This Just In: Social Media for Natural Disaster News

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Social media isn’t just all fun and branding anymore. Twice in seven days, I’ve seen it firsthand become the future of breaking news events: reporting faster and more detailed than CNN or The Weather Channel.



Social Media and the East Coast Earthquake

Our conference table and chairs started swaying side to side during a client meeting in Long Island City, NY.  We all looked at each other and then looked around. Did a really BIG truck just go by? Did terrorists strike in Manhattan?  That wasn’t just an earthquake in NY, was it?

“Check CNN’s site,” someone yelled, as we all lunged for our laptops and cell phones. “I should get a breaking news email in a minute,” someone else said.

I checked my Twitter stream on my smartphone. For the past two years, I’ve learned most breaking news on Twitter, so it didn’t even occur to me to turn on the TV or log on to CNN.

Sure enough, faster than you could say, “I don’t know why the darn Internet is being so slow,” there it was: reports of shaky ground from Virginia to Vermont. I was the first at the conference table to confirm it was an earthquake, and the first to report that the epicenter was in VA .

Social Media and Hurricane Irene

As all social media users know, the medium is not for monologues, it’s for dialogues: two-way communications.   A savvy social-media civilian on the Jersey shore established Jersey Shore Hurricane News on Facebook late last week to facilitate real-time ground-truth reports of Hurricane Irene related news for New Jersey.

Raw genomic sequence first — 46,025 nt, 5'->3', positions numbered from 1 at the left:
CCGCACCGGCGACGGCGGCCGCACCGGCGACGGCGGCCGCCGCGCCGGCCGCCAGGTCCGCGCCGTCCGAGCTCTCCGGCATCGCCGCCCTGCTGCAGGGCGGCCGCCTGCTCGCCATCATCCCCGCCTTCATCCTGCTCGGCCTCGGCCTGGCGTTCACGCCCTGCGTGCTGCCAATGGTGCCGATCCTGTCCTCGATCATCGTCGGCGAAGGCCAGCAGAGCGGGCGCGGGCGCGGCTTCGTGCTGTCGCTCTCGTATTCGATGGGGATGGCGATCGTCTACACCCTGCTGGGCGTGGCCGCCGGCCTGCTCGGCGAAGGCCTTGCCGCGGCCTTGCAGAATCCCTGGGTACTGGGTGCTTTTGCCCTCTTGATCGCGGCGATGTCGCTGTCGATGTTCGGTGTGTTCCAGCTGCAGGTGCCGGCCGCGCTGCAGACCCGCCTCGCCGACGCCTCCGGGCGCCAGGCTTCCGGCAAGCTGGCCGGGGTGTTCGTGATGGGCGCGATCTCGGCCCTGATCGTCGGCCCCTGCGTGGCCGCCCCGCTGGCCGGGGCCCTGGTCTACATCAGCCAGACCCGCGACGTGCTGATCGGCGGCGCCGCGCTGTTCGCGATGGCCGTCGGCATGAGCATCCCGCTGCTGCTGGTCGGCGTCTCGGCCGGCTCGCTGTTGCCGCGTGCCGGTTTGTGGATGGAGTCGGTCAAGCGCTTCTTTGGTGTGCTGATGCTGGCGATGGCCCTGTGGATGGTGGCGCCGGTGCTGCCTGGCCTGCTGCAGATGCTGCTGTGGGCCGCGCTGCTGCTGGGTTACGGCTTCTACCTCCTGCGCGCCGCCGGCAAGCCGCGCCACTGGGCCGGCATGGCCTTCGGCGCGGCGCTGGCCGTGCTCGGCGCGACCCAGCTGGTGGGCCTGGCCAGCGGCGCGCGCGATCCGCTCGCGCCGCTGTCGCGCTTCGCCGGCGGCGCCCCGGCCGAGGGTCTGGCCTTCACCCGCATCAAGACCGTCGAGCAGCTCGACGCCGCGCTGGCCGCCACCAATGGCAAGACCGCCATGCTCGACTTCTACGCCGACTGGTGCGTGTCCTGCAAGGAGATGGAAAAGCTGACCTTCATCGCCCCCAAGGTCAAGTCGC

The group surged from about 1,000 members Friday night to more than 26,000 by Monday morning.  Fans were seeking and sharing information on road closures and re-openings, as well as where to find gas stations that were still open and where to buy generators.

We got out of the NY/NJ area well in advance of Hurricane Irene, but I was agonizing over the news from my hometown of Long Beach Island, NJ.

In the Dark Ages—say, 1981 and earlier—we turned to our trusted network or local affiliate TV news anchor of choice when disaster struck. Count me now among the believers that any of us can be breaking news reporters as long as we can see and hear, and then access a publishing platform to report what we’ve seen and heard.

While repeatedly reminding fans “We are not professional forecasters; this is a service to keep you informed,” Jersey Shore Hurricane News delivered news on Facebook faster and more accurately than any other news source. The accuracy came from the participants, answering questions about rumors and sharing ground-truth observations.

No doubt this will be back for future disasters. And so will I.

Social Media Insights | The OR-DP POV

8 comments… add one

  • Courtney August 30, 2011 — 8:54 am edit

    I can’t tell you how amazingly helpful this was for so many of us. Not only were New Jerseyans keeping an eye on it, but people all across the US (some even further away) b/c they have family/friends here. These guys worked tirelessly to keep us all informed as quickly as we could send them the information. Their diligence to give us the correct information proved to be invaluable to us. Their family and friends should be very proud of them. I know I am, and I don’t even know them!